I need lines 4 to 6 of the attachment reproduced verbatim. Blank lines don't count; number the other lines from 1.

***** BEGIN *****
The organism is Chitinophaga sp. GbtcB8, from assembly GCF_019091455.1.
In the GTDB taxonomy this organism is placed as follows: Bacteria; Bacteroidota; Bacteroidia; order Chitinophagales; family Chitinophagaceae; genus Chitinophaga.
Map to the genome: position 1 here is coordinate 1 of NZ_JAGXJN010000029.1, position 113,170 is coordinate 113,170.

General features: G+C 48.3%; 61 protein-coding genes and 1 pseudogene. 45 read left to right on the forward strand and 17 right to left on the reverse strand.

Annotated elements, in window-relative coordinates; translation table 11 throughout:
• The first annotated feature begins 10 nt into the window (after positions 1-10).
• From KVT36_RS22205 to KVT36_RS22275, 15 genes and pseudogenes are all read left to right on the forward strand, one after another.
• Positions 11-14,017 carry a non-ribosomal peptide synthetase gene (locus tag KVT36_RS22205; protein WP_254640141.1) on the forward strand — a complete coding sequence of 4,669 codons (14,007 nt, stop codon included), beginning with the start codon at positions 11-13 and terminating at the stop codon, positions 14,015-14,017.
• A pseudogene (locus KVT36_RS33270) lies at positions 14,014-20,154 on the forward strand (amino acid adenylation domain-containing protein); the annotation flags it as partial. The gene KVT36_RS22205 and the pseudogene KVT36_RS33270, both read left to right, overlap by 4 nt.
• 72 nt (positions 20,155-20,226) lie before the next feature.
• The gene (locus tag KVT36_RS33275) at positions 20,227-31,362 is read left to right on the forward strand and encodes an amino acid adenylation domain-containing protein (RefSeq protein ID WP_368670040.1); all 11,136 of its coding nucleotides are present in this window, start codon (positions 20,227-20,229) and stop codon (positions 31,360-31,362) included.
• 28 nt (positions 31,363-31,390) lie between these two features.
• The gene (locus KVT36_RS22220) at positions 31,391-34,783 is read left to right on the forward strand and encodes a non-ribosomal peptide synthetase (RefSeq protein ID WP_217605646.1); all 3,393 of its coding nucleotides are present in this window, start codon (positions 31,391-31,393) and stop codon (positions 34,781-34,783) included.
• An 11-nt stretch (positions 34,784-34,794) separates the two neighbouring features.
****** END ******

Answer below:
General features: G+C 48.3%; 61 protein-coding genes and 1 pseudogene. 45 read left to right on the forward strand and 17 right to left on the reverse strand.

Annotated elements, in window-relative coordinates; translation table 11 throughout:
• The first annotated feature begins 10 nt into the window (after positions 1-10).